Are foreign direct investment flows to Mexico increasing significantly?

The United Nations Conference on Trade and Development (UNCTAD) released the World Investment Report 2021 on Monday (unctad.org/webflyer/world-investment-report-2021).

The information it contains shows the devastating effects of the Covid-19 pandemic on the world so far.

Foreign Direct Investment (FDI) is positive for the economy of a country because it allows it to get additional resources for its productive investments and, by investing in long-term projects, it is not apt to leave the country suddenly. Foreign direct investment generates more economic growth, more jobs, and more taxes for governments. And when it is well organized, it contributes to the development of technology and the reduction of poverty levels in the host country.

The UNCTAD report notes that due to the COVID-19 crisis in 2020, “global FDI flows have fallen by 35% to $1 trillion from $1.5 trillion in 2019. This is almost 20% lower than the 2009 minimum after the global financial crisis.” “.

Few countries have been rescued from suffering a decline in FDI amounts. Among the top 20 recipients of FDI, it only increased in these countries: China (6%), United Arab Emirates (11%), Hong Kong (61%), India (25%), Israel (32%), Luxembourg (313%) and Sweden (160%).

Despite these exceptions, the declines in FDI were significant in all regions:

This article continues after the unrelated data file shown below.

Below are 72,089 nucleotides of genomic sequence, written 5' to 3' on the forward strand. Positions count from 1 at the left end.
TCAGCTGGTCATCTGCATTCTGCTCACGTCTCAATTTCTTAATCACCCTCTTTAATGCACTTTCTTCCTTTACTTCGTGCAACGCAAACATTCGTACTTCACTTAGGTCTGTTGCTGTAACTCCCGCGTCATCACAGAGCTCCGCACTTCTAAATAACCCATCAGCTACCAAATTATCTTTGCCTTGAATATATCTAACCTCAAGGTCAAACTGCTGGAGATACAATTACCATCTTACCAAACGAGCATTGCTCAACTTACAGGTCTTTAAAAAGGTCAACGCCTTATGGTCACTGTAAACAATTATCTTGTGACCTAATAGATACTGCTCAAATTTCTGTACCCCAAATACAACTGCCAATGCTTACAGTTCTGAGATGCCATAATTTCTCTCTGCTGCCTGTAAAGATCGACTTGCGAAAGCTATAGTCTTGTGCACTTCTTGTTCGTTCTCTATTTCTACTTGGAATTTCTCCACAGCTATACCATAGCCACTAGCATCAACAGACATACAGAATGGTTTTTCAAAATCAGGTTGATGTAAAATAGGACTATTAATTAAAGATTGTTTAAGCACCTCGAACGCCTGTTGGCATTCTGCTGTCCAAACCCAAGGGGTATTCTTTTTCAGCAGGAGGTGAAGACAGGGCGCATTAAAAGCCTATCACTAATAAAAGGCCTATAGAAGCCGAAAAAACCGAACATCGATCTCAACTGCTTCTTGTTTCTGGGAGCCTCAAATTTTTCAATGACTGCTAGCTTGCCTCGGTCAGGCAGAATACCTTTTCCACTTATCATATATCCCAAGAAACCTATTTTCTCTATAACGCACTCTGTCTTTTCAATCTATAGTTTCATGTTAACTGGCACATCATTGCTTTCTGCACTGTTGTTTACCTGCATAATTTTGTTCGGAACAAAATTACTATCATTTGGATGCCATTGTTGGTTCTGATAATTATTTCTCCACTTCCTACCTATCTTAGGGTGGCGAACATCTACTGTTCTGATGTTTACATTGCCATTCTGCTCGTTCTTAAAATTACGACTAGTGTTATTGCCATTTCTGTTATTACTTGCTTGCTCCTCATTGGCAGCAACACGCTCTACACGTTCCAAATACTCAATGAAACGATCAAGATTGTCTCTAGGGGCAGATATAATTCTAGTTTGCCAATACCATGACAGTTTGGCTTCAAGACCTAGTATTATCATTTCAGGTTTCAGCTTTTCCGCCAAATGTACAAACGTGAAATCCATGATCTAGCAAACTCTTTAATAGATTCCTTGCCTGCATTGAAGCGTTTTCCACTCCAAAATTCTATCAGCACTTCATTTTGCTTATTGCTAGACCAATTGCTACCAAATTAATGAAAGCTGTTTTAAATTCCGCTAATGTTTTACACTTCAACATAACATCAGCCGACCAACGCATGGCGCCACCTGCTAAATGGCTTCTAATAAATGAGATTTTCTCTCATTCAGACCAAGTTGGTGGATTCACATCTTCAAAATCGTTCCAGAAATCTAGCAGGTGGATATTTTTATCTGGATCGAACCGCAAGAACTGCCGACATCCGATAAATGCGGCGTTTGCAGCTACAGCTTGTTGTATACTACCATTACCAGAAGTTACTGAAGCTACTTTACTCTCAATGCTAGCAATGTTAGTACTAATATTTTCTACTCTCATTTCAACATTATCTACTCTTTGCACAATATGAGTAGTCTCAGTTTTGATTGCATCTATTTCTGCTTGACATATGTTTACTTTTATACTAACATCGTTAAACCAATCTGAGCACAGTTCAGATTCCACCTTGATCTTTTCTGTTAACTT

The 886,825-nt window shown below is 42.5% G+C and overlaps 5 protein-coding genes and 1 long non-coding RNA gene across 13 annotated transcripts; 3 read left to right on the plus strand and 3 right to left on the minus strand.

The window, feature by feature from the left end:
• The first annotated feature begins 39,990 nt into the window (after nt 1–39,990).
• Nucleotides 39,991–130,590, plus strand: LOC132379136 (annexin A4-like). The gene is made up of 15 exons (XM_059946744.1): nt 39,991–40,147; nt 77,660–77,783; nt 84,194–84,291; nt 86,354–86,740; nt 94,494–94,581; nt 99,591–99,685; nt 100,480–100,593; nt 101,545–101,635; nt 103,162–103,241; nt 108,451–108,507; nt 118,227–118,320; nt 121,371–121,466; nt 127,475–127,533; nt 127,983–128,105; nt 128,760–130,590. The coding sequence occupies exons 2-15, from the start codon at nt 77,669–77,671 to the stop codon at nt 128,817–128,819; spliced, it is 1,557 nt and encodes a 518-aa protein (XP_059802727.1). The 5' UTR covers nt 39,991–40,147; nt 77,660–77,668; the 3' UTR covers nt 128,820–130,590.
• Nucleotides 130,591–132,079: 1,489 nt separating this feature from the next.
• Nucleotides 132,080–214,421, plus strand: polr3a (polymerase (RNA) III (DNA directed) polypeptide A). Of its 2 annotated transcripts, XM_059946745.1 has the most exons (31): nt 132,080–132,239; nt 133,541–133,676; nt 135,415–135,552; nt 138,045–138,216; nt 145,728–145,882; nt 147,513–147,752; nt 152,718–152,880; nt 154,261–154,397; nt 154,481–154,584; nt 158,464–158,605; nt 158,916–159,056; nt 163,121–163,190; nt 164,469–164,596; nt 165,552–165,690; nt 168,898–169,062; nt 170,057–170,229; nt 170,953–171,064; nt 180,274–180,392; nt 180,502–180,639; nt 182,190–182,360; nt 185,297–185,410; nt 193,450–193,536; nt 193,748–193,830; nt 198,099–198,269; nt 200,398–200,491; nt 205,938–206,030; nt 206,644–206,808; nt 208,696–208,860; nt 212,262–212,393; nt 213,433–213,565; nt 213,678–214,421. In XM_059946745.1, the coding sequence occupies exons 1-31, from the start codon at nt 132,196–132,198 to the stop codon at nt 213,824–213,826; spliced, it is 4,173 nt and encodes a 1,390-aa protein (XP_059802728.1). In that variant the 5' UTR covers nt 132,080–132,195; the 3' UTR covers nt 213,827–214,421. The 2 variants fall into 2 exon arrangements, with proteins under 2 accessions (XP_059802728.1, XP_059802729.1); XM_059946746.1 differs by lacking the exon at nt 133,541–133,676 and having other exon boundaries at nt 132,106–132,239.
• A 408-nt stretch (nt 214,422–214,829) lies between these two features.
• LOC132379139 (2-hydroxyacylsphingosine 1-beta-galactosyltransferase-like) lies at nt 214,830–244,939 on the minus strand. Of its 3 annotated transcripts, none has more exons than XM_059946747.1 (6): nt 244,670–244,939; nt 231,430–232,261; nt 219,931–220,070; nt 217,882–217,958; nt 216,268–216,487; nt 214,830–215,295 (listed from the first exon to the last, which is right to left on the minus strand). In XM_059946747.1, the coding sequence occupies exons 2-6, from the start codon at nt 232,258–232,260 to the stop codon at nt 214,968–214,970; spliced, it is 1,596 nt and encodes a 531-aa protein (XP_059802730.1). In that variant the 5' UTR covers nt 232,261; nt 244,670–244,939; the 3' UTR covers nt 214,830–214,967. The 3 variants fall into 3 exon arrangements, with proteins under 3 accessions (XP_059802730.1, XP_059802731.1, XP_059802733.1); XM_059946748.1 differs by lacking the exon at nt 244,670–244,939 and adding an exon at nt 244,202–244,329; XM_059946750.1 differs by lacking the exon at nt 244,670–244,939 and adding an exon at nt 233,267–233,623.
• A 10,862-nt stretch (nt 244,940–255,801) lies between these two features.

Africa (-16%), Latin America and the Caribbean (-45%) Asia (-6%), Europe (-80%) and Southeast Asia (-25%).

FDI flows to economies in transition decreased by 58% and to Russia, the largest economy, by 69%.

Major Latin American economies have been hit hard by the pandemic and foreign direct investment has declined as follows:

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Argentina (-38%), Brazil (-62%), Chile (-33%), Colombia (-46.3%) and Mexico (-15%).

In the United States, the world’s largest recipient of foreign direct investment, it fell from $261 billion to $156 billion, a decrease of 40%.

The other top 20 FDI destinations also did not perform well: Germany (-33%), Australia (-49%), Canada (-50%), France (-47%), Indonesia (-21%), Ireland ( – 59%), Japan (-33%), the United Kingdom (-56%), Singapore (-83%) and Vietnam (-2%).

According to the UNCTAD report, global FDI inflows are expected to fall to their lowest levels in 2021 and regain some of what they lost, with an increase of around 10-15%. This would leave FDI below the 2019 level by 25%. Current forecasts show a further increase in 2022 which, at the upper end of the forecast, will bring FDI back to the 2019 level. The outlook is highly uncertain and will depend, among other factors, the pace of economic recovery, the likelihood of pandemic setbacks, and the potential impact on foreign investment. direct recovery spending packages and political pressures.”

Will FDI inflows to Mexico increase dramatically if AMLO maintains its populist rhetoric, insists on favoring state-owned enterprises and criticizes the entrepreneurs’ middle and upper classes?

Investors, who have read The Economist, NYT, The Washington Post and El País, may feel more welcome by other countries’ governments.

Facebook: Eduardo J Ruiz-Healy

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Location: ruizhealytimes.com

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